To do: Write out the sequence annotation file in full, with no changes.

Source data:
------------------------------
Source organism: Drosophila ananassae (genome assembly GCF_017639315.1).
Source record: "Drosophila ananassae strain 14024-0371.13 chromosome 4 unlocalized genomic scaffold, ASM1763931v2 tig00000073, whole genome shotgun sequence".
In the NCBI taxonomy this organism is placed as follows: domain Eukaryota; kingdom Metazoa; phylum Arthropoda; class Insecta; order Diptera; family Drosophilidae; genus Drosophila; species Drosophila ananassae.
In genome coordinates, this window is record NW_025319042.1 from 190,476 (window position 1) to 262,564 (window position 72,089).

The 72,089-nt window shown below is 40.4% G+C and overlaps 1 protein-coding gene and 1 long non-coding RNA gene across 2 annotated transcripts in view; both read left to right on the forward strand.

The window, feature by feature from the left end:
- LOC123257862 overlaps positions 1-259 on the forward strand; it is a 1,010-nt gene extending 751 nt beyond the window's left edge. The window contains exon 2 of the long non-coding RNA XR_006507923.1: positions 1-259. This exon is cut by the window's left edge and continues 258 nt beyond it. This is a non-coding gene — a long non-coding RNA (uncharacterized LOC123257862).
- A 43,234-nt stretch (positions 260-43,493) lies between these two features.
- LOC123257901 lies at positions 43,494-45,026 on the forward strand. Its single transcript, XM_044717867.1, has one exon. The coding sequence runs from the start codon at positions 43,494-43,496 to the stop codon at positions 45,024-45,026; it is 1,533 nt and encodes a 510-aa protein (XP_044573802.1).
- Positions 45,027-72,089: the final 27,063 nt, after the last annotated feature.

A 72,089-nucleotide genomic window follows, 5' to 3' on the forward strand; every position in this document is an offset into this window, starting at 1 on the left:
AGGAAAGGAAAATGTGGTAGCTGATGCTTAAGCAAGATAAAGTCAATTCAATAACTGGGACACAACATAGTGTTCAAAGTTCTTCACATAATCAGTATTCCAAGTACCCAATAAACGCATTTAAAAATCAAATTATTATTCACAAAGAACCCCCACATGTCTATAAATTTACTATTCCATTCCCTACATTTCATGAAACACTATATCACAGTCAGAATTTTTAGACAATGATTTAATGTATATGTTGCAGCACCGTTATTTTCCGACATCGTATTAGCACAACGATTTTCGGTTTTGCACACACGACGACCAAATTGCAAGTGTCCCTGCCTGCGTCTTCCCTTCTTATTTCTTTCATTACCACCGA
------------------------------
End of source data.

Source organism: Drosophila ananassae (genome assembly GCF_017639315.1).
Source record: "Drosophila ananassae strain 14024-0371.13 chromosome 4 unlocalized genomic scaffold, ASM1763931v2 tig00000073, whole genome shotgun sequence".
In the NCBI taxonomy this organism is placed as follows: domain Eukaryota; kingdom Metazoa; phylum Arthropoda; class Insecta; order Diptera; family Drosophilidae; genus Drosophila; species Drosophila ananassae.
In genome coordinates, this window is record NW_025319042.1 from 190,476 (window position 1) to 262,564 (window position 72,089).

The 72,089-nt window shown below is 40.4% G+C and overlaps 1 protein-coding gene and 1 long non-coding RNA gene across 2 annotated transcripts in view; both read left to right on the forward strand.

The window, feature by feature from the left end:
- LOC123257862 overlaps positions 1-259 on the forward strand; it is a 1,010-nt gene extending 751 nt beyond the window's left edge. The window contains exon 2 of the long non-coding RNA XR_006507923.1: positions 1-259. This exon is cut by the window's left edge and continues 258 nt beyond it. This is a non-coding gene — a long non-coding RNA (uncharacterized LOC123257862).
- A 43,234-nt stretch (positions 260-43,493) lies between these two features.
- LOC123257901 lies at positions 43,494-45,026 on the forward strand. Its single transcript, XM_044717867.1, has one exon. The coding sequence runs from the start codon at positions 43,494-43,496 to the stop codon at positions 45,024-45,026; it is 1,533 nt and encodes a 510-aa protein (XP_044573802.1).
- Positions 45,027-72,089: the final 27,063 nt, after the last annotated feature.

A 72,089-nucleotide genomic window follows, 5' to 3' on the forward strand; every position in this document is an offset into this window, starting at 1 on the left:
AGGAAAGGAAAATGTGGTAGCTGATGCTTAAGCAAGATAAAGTCAATTCAATAACTGGGACACAACATAGTGTTCAAAGTTCTTCACATAATCAGTATTCCAAGTACCCAATAAACGCATTTAAAAATCAAATTATTATTCACAAAGAACCCCCACATGTCTATAAATTTACTATTCCATTCCCTACATTTCATGAAACACTATATCACAGTCAGAATTTTTAGACAATGATTTAATGTATATGTTGCAGCACCGTTATTTTCCGACATCGTATTAGCACAACGATTTTCGGTTTTGCACACACGACGACCAAATTGCAAGTGTCCCTGCCTGCGTCTTCCCTTCTTATTTCTTTCATTACCACCGA